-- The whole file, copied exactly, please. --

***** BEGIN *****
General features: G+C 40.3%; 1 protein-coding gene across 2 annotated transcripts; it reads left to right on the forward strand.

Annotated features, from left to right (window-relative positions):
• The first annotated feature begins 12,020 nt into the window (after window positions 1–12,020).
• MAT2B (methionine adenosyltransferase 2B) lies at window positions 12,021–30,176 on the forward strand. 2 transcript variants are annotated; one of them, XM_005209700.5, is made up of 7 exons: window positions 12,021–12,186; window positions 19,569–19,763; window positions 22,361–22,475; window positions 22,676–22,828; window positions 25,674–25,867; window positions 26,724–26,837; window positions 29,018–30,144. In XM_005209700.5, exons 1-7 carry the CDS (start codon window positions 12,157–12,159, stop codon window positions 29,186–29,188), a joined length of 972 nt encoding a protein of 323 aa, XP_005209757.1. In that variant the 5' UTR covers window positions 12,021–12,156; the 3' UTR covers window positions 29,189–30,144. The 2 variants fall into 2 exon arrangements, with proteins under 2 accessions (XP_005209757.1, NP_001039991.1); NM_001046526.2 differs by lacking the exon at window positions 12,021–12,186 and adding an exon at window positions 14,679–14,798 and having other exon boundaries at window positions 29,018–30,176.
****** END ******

General features: G+C 40.3%; 1 protein-coding gene across 2 annotated transcripts; it reads left to right on the forward strand.

Annotated features, from left to right (window-relative positions):
• The first annotated feature begins 12,020 nt into the window (after window positions 1–12,020).
• MAT2B (methionine adenosyltransferase 2B) lies at window positions 12,021–30,176 on the forward strand. 2 transcript variants are annotated; one of them, XM_005209700.5, is made up of 7 exons: window positions 12,021–12,186; window positions 19,569–19,763; window positions 22,361–22,475; window positions 22,676–22,828; window positions 25,674–25,867; window positions 26,724–26,837; window positions 29,018–30,144. In XM_005209700.5, exons 1-7 carry the CDS (start codon window positions 12,157–12,159, stop codon window positions 29,186–29,188), a joined length of 972 nt encoding a protein of 323 aa, XP_005209757.1. In that variant the 5' UTR covers window positions 12,021–12,156; the 3' UTR covers window positions 29,189–30,144. The 2 variants fall into 2 exon arrangements, with proteins under 2 accessions (XP_005209757.1, NP_001039991.1); NM_001046526.2 differs by lacking the exon at window positions 12,021–12,186 and adding an exon at window positions 14,679–14,798 and having other exon boundaries at window positions 29,018–30,176.